The perfect chair? It’s the one that’s perfectly suited to your needs.

A clear mission, well-defined relationships and a physical environment that echoes all the above. There’s no better way to engender a positive climate of collaboration between a company’s management and its human capital.

All this is far from useless sophistry, as revealed by a famous study conducted all the way back in 1974 by James, L. R. and Jones, A. P., entitled Organizational Climate: A Review Of Theory and Research. The case studies analysed show that environments, by their very definition, are directly jointly responsible for the way activities are conducted therein. They influence and shape behaviour patterns that cause people to interface with each other, as well as the level of proactivity of individuals in a group setting.

It’s easy, then, to conclude that the greater the level of comfort that a worker enjoys, regardless of their position, the harder they are likely to work.

Working in comfort means working better

In this sense, one of the central issues for anyone in a desk job, especially in recent years, is workstation comfort, by which we mean both the physical workplace – which has to be as comfortable as possible – and the environment in terms of health.

Spending hours on end in one position inevitably has implications linked to the proper handling of fatigue, especially when it comes to dealing with stress on the spine.

Preventing overloading or avoiding incorrect posture, therefore, should be an absolute priority to avoid injury.

Each to their own…chair!

So not all chairs are a perfect fit for everybody.

It’s also inevitable that, when choosing a chair for your workplace, your decision should essentially hinge on one central factor: based on the type of work you do, what are the basic requirements that the chair must meet?

There are jobs that mainly involve working at a computer. While there are other desk-bound jobs that also involve a lot more moving around (take, for example, someone working on the Stock Exchange, in a state of perpetual motion).

It’s clear, then, that the needs of the individual go hand in hand with the level of interaction they have with their surroundings.

The components of an operator chair

When furnishing and defining spaces in an open-plan office or your own personal environment as a freelancer, in line with the above considerations, what chair you choose to use undeniably plays a central role.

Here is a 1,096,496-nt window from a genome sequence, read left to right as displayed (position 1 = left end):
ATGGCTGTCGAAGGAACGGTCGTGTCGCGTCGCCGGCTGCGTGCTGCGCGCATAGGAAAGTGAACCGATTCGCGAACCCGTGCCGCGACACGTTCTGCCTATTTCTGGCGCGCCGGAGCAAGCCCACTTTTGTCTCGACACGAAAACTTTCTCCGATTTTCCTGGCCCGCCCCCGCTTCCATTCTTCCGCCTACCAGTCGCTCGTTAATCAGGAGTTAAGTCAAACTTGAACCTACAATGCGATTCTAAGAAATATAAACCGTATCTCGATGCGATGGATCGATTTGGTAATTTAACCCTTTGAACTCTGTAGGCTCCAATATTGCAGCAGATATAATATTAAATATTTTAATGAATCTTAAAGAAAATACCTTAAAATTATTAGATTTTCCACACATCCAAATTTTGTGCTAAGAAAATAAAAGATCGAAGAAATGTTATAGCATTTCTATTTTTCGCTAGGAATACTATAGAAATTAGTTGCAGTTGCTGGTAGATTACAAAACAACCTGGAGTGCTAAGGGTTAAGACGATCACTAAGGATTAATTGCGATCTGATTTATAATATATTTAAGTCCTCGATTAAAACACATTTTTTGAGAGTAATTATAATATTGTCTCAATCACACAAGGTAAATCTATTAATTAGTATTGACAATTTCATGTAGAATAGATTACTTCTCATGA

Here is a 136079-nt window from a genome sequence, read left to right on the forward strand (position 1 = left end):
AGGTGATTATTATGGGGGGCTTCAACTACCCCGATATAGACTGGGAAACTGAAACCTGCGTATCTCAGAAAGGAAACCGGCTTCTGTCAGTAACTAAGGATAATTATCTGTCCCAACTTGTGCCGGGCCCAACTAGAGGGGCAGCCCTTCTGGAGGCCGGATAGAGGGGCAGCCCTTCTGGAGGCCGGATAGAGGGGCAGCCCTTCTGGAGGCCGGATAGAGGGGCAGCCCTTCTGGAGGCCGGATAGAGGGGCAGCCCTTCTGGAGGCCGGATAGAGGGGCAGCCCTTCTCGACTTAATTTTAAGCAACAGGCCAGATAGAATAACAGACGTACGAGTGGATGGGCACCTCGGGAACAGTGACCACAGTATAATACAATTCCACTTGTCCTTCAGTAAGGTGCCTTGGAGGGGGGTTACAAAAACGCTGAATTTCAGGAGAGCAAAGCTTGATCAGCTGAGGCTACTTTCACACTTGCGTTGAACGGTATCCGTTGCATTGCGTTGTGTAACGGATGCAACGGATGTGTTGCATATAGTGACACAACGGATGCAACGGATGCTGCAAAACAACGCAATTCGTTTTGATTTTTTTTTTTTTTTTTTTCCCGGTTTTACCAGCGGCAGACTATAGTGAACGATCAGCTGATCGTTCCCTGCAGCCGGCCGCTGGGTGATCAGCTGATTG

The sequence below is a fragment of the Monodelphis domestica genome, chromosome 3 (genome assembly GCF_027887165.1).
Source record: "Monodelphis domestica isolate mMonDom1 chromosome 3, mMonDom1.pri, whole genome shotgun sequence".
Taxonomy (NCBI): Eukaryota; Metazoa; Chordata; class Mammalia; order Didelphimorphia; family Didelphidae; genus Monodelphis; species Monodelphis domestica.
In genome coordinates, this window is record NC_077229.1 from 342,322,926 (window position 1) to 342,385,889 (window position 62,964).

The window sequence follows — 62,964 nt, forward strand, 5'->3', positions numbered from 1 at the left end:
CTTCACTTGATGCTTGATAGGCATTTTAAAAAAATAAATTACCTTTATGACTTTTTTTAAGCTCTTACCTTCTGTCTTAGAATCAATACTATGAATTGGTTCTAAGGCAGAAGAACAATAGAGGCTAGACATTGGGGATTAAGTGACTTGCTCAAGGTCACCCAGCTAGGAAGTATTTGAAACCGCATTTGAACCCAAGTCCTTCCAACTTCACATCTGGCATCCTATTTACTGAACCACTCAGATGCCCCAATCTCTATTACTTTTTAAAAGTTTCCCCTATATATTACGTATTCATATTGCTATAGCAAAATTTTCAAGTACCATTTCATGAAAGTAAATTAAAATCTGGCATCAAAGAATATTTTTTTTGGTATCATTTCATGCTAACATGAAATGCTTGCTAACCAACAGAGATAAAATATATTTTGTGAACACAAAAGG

In this sense, the rules of ergonomics are the kingpin around which your decision should revolve.

But what are the elements that come together to define the structure of a chair? Knowing what they are is important in determining what setup best caters to your individual requirements.

how to choose a office chair

Backrest, seat, headrest, castors… All these elements – each chosen with the features that suit your individual requirements – when put together in the best possible way, help build your ultimate dream chair.

If you’re looking for a high level of mobility, you’ll probably want to choose a frame on castors (rubber or plastic, depending on the floor); or you may prefer a stationary frame that stands directly on the floor.

If you’re pretty much sedentary the whole time or for lengthy periods, you should look carefully at the padding used and the type of lumbar support, along with backrest or headrest options that will help you maintain good posture.

If you only have quite a tight space to play with, you need to decide whether it’s a good idea to add armrests or do without.

If you’re doing a lot of moving about, it’s worth considering chairs that give you plenty of options, allowing you to adjust height for each new task.

As you can see, there are endless combinations and, consequently, only a thorough look at all the various dynamics that may come into play in the workplace can steer you towards the best possible choice.

Personalize for improved comfort

There’s an essential factor – as mentioned earlier – to consider in selecting the right chair: how much it allows you to tailor the chair to your needs. So, finding a structure that allows you to adjust the height of the seat and backrest, fine-tune the lumbar support or adjust seat depth is an essential, must-have requirement.

Conditions like a 90° angle between the torso and line of the thighs are a basic requirement for good posture. But there are various other details to be taken into consideration.

There are some additional factors that should inform your final selection: a backrest with adjustable tension is one of them, as is the tilting feature, which gives a wide range of motion. Another consideration is the armrests: having a wide range of adjustment (from height to rotation) is a real plus.

Having the option of an adjustable tilt angle – even if we choose just a 3° tilt – or deciding to slide the seat a few centimetres forwards: these are details that have a big impact on the comfort front (and consequently, as mentioned, on productivity, too).

The perfect chair? No, the best possible chair.

Essentially, then, there’s no such thing as the perfect chair. What there is, though, is the best chair for the needs of each individual, based on the type of job they’re tasked with. And let’s not forget, as we mentioned at the start, investment in an optimal workstation is, first and foremost, an investment in the job itself (and in how it is performed).

Comfort is an incentive to work better, even though we often overlook the fact. Now it’s up to you to choose!

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